The Wagner Act, also known as the National Labor Relations Act of 1935, is the most important piece of labor legislation in US history. The Act was designed to protect the rights of workers to organize unions. When the Clinton administration pushed through George H.W. Bush’s NAFTA, it ultimately did so without requiring those same labor rights for workers in other countries with which the US has trade agreements.

Today in the US, consumers may not think that labor abuses in countries like China, Bangladesh, and Pakistan could occur in this country. However, unfair wages and harsh work environments have been the issue of many recent protests across the nation. And since the recession, businesses have gained more power over employees who are more likely to put up with worse conditions in order to hold a job.

In April, a Los Angeles Times report found that US businesses are requiring employees to work harder without providing the financial and psychological rewards that were once expected. Employers have the mentality that long-term employees and good relationships with employees are no longer necessary. There are so many people desperate for jobs that workers have become expendable.

The right-wing assault on labor unions in the US is also deeply concerning. In February, conservative legislators in Pennsylvania, backed by business interests, pushed for the return of the so-called “right to work” laws, which cripple labor unions and keep wages low.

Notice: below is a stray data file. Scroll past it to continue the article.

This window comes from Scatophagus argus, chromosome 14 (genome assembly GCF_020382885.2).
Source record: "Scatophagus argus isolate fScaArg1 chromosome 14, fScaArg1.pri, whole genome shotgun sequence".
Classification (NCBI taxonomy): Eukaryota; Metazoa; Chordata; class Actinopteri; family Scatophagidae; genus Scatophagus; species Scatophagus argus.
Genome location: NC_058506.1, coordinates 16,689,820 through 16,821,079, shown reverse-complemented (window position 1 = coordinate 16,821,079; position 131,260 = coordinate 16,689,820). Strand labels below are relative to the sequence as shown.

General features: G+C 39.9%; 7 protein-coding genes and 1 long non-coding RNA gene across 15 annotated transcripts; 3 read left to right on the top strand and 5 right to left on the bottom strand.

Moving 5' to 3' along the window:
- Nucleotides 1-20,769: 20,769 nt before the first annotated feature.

Pennsylvania State Rep. Daryl Metcalfe (R), along with five other Republicans, introduced the initiative, which was very similar to the big business advocate group, the American Legislative Exchange Council’s (ALEC) own “right to work” bill. Metcalfe is a “highly active member” of ALEC. “Right to work” provisions exist in 24 US states.

Both globally and nationally, consumer pressure is necessary to ensure labor and union rights and to prevent worker victimization. If businesses practices are not adequately monitored, environments like the garment factory in Bangladesh will persist and devastating, preventable losses will continue. Labor rights advocates and organizations should focus not only on safety and health standards, but on obtaining livable wages for workers. Americans must insist on labor rights in trade agreements, as well as defend their own workers’ rights.

Alisha is a writer and researcher with Ring of Fire. Follow her on Twitter @childoftheearth.